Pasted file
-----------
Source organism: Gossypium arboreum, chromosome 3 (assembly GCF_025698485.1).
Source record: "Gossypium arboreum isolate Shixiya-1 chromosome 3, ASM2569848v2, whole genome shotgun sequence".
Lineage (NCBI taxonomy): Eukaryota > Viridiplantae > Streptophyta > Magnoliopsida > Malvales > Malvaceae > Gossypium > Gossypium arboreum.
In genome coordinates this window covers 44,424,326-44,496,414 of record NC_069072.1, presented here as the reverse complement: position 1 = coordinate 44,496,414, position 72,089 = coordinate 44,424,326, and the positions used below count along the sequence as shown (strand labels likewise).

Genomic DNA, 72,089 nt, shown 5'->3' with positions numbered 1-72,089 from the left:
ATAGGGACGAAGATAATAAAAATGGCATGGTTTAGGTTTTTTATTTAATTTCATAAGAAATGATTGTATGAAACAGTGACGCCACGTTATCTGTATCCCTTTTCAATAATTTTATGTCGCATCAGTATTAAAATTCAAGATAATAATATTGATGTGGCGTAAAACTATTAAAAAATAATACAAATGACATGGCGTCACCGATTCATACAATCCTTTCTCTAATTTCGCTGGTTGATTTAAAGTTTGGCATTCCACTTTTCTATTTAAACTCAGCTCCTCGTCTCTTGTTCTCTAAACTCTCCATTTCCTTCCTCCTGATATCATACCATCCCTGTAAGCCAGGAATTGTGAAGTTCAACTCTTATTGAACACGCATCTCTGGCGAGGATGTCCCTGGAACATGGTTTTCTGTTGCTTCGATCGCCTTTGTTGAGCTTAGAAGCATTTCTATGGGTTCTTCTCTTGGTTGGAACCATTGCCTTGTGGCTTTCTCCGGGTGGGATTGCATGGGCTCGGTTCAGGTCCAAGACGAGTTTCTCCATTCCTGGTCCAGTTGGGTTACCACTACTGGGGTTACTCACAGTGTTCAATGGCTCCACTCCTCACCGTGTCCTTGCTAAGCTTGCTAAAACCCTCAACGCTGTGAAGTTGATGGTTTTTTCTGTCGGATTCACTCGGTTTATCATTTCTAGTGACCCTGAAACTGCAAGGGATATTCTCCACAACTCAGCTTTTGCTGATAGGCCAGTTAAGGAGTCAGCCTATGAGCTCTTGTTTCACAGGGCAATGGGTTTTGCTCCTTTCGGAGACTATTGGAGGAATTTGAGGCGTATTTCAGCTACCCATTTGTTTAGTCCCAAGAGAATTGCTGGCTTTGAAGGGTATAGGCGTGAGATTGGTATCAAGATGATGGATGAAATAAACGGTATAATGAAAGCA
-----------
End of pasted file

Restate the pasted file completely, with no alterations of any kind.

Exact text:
Source organism: Gossypium arboreum, chromosome 3 (assembly GCF_025698485.1).
Source record: "Gossypium arboreum isolate Shixiya-1 chromosome 3, ASM2569848v2, whole genome shotgun sequence".
Lineage (NCBI taxonomy): Eukaryota > Viridiplantae > Streptophyta > Magnoliopsida > Malvales > Malvaceae > Gossypium > Gossypium arboreum.
In genome coordinates this window covers 44,424,326-44,496,414 of record NC_069072.1, presented here as the reverse complement: position 1 = coordinate 44,496,414, position 72,089 = coordinate 44,424,326, and the positions used below count along the sequence as shown (strand labels likewise).

Genomic DNA, 72,089 nt, shown 5'->3' with positions numbered 1-72,089 from the left:
ATAGGGACGAAGATAATAAAAATGGCATGGTTTAGGTTTTTTATTTAATTTCATAAGAAATGATTGTATGAAACAGTGACGCCACGTTATCTGTATCCCTTTTCAATAATTTTATGTCGCATCAGTATTAAAATTCAAGATAATAATATTGATGTGGCGTAAAACTATTAAAAAATAATACAAATGACATGGCGTCACCGATTCATACAATCCTTTCTCTAATTTCGCTGGTTGATTTAAAGTTTGGCATTCCACTTTTCTATTTAAACTCAGCTCCTCGTCTCTTGTTCTCTAAACTCTCCATTTCCTTCCTCCTGATATCATACCATCCCTGTAAGCCAGGAATTGTGAAGTTCAACTCTTATTGAACACGCATCTCTGGCGAGGATGTCCCTGGAACATGGTTTTCTGTTGCTTCGATCGCCTTTGTTGAGCTTAGAAGCATTTCTATGGGTTCTTCTCTTGGTTGGAACCATTGCCTTGTGGCTTTCTCCGGGTGGGATTGCATGGGCTCGGTTCAGGTCCAAGACGAGTTTCTCCATTCCTGGTCCAGTTGGGTTACCACTACTGGGGTTACTCACAGTGTTCAATGGCTCCACTCCTCACCGTGTCCTTGCTAAGCTTGCTAAAACCCTCAACGCTGTGAAGTTGATGGTTTTTTCTGTCGGATTCACTCGGTTTATCATTTCTAGTGACCCTGAAACTGCAAGGGATATTCTCCACAACTCAGCTTTTGCTGATAGGCCAGTTAAGGAGTCAGCCTATGAGCTCTTGTTTCACAGGGCAATGGGTTTTGCTCCTTTCGGAGACTATTGGAGGAATTTGAGGCGTATTTCAGCTACCCATTTGTTTAGTCCCAAGAGAATTGCTGGCTTTGAAGGGTATAGGCGTGAGATTGGTATCAAGATGATGGATGAAATAAACGGTATAATGAAAGCA